“Home theater” has never been a more relevant term, as data on media viewing habits show that adults of all ages are more likely to seek the comfort of their own couch rather than the communal space of the movie theater.
The “Home” in Home Theater
As Anjali Lai of Forrester notes in her most recent blog post, data gathered by Forrester’s Consumer Technographics® shows that video media consumption among adults is still on the rise, including the viewing of films. This is particularly surprising, as the attention span of modern adults, particularly young adults, has been repeatedly called into question, and is beginning to have a profound effect on entertainment. But the numbers confirm that adults are watching movies at an increased pace – it’s the venue in which they’re watching that is shifting.
Increasingly, adults are choosing to view movies – and video entertainment at large – from their own homes. Forrester’s data shows that viewing a movie on a TV handedly outweighs the choice to view a movie in the theater – 83% of adult respondents preferred the TV over 35% who are willing to take a trip to the theater. Curious about their findings, over at MintVine we ran a similar poll to determine if our panelists felt the same way. Interestingly enough, they overwhelmingly did – 53.77% of all our respondents agreed that TV was the preferred method of watching movies, while 33.02% believe that going out to a theater is still the route to take.
Streaming Services and Cutting the Cord
The increased tilt toward a personalized entertainment experience, and having more control over the media viewing experience in general, coincide with new developments being offered by online distributors. One such development is the upcoming introduction of Youtube TV – the $35/month service that Alphabet, Inc (home of Google) hopes will push a number of standard cable viewers into “cord cutting” territory, abandoning traditional cable contracts for the easier, pay-per-month streaming models that have put Netflix and Hulu on the map.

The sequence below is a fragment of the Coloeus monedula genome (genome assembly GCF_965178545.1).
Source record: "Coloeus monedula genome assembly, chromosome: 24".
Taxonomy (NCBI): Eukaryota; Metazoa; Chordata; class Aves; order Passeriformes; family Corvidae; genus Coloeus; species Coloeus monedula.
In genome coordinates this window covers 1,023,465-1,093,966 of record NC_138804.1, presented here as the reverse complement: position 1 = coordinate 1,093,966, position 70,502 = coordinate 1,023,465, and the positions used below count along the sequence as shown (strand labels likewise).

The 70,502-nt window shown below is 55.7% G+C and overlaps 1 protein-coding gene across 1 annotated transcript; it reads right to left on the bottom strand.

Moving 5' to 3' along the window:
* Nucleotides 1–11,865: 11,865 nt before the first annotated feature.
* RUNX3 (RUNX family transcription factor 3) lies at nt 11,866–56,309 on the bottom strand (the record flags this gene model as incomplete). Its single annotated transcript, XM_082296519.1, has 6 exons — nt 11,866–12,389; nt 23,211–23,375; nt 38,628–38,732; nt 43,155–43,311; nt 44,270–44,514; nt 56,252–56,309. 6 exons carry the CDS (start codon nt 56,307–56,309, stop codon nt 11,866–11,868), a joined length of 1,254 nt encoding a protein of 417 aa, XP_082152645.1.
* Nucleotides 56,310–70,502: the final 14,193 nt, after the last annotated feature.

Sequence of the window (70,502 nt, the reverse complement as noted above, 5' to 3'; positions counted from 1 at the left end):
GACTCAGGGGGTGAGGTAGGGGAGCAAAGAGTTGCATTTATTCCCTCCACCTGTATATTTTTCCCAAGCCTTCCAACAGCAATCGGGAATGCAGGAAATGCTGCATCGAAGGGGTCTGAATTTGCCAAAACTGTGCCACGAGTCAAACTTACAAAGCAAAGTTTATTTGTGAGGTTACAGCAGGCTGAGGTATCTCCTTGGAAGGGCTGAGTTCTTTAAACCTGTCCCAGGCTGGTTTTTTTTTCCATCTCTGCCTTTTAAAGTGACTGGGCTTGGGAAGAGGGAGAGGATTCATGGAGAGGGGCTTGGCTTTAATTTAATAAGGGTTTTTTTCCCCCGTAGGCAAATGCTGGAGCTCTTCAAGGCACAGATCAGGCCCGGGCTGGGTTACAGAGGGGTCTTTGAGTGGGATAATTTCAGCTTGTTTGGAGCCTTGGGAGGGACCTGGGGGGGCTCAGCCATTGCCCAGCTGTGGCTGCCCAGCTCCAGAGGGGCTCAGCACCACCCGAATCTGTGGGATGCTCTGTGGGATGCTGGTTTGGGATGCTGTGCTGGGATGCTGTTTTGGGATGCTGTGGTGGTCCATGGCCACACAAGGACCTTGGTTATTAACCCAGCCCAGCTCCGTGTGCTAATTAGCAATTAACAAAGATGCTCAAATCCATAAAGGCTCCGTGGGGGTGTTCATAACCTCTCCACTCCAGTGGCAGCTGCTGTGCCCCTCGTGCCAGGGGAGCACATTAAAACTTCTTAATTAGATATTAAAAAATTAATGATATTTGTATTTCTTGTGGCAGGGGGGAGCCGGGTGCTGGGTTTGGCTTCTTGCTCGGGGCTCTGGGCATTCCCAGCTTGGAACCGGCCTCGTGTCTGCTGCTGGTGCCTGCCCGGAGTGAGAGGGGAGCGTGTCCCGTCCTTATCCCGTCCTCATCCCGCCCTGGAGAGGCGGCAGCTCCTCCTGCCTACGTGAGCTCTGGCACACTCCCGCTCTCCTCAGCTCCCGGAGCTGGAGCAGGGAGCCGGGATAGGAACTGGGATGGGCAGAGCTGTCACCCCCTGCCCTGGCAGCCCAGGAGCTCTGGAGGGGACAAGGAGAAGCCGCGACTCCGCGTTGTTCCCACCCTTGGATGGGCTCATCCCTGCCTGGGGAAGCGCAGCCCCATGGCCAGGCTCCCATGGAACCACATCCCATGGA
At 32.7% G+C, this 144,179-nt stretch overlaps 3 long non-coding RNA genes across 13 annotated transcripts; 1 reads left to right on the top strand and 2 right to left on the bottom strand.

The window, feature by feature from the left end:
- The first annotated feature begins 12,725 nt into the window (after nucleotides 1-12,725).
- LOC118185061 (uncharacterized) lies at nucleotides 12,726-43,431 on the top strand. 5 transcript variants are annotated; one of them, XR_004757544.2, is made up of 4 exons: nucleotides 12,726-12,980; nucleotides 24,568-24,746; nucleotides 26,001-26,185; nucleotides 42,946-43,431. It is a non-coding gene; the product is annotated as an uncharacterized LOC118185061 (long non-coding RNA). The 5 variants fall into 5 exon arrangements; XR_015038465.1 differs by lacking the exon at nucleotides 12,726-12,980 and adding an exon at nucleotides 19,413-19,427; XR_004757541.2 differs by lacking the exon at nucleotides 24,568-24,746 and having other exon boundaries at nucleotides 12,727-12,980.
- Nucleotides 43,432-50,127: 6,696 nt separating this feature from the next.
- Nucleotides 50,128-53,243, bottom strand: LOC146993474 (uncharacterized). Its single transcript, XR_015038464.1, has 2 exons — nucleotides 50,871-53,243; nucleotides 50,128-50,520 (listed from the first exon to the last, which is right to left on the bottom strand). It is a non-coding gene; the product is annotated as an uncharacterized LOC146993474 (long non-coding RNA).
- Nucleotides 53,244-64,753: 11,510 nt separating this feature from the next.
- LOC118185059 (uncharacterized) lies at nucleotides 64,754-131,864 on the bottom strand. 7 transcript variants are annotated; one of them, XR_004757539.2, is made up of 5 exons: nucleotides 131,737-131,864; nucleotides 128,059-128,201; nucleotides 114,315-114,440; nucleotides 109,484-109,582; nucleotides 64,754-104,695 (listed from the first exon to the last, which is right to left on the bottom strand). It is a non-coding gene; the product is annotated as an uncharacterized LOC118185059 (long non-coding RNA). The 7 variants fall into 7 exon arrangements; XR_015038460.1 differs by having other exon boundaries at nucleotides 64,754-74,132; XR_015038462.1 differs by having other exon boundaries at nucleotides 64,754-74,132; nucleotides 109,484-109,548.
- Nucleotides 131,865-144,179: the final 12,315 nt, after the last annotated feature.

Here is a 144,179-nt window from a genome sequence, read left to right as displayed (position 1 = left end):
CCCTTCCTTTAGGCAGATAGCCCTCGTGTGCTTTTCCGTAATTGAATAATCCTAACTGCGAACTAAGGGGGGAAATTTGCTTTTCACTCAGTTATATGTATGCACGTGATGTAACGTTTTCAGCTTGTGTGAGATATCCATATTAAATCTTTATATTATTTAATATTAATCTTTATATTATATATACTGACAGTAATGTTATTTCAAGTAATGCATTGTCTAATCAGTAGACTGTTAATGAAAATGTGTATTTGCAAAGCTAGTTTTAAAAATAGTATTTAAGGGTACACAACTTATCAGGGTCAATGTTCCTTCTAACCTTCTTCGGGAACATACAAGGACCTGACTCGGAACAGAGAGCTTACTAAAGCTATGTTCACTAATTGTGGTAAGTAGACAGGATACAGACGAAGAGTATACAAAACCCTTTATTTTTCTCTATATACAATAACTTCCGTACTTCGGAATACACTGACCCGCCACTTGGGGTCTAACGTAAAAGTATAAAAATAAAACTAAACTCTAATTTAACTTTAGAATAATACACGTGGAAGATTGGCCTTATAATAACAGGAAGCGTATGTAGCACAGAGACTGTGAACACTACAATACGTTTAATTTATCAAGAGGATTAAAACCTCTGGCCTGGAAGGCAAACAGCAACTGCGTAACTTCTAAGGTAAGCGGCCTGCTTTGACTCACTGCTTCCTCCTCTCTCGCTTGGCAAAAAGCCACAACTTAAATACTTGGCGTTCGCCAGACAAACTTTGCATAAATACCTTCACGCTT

What sets Youtube TV apart is the inclusion of live TV streams of the majority of major networks – ABC, CBS, Fox, and NBC. There is also the built in DVR system, allowing users to record shows directly through the service to watch at their leisure (see, personalized media experiences!). It also offers something Netflix and Hulu have yet to adopt – live sports. With ESPN, Youtube TV is sure to draw the eye of many sports fans tired of the complicated, and pricey, sports packages offered through traditional cable companies.
“Cord cutting” has continued to climb as an enduring trend, and it seems more people each day are turning to the alternative choices get their TV fix. As well they should, as many of the platforms offering streaming services are also content creators, and the content they are creating is noteworthy. Just this year, Manchester By the Sea was nominated for 6 Oscars, winning 2 – Best Actor (Casey Affleck) and Best Original Screenplay (Kenneth Lonergan), and taking home a new, if award-less, distinction: the first film to win an Oscar that’s been produced by a streaming service – Amazon Studios.
While Manchester was distributed through the traditional theater pipeline, Amazon studios continues to take risks and push out quality television content to be streamed through Amazon Prime as well. This goes hand-in-hand with the many Emmy nods Amazon, Hulu, and, more-so than others, Netflix is bringing in for their daring television content, and further proves the streaming services’ commitment to funnel the money they’re earning back into quality content for their viewers. This is perhaps why our panelists have responded that they’re most likely to binge watch TV in their leisure time, rather than surf the web, read a book, or take a nap on those all too inviting lazy Sundays.
What we can clearly see is that the entertainment landscape at large is poised to shift toward a viewing experience that is personal, meaningful, and overall individual – and marketers, producers, content creators, and artists would be wise to take note. The people – those valuable viewers – are speaking, and pivoting. They want more content, but they want it on their terms. And viewers will continue to speak with the loudest voices they have – money, and time. The valuable time spent on newer platforms is increasing – our panelists are already trending toward viewing more Youtube videos daily and weekly (see below) – and the money will follow, as viewers seek out the best platforms that speak to them with the content they care about.
As always, if you’d like to have you’ve voice heard, and make your opinion matter, head over to MintVine and become a panelist. We’ll update you daily with surveys that match your profile, and host daily polls like the one’s you’ve seen throughout this post, and most importantly – you’ll be paid for your time.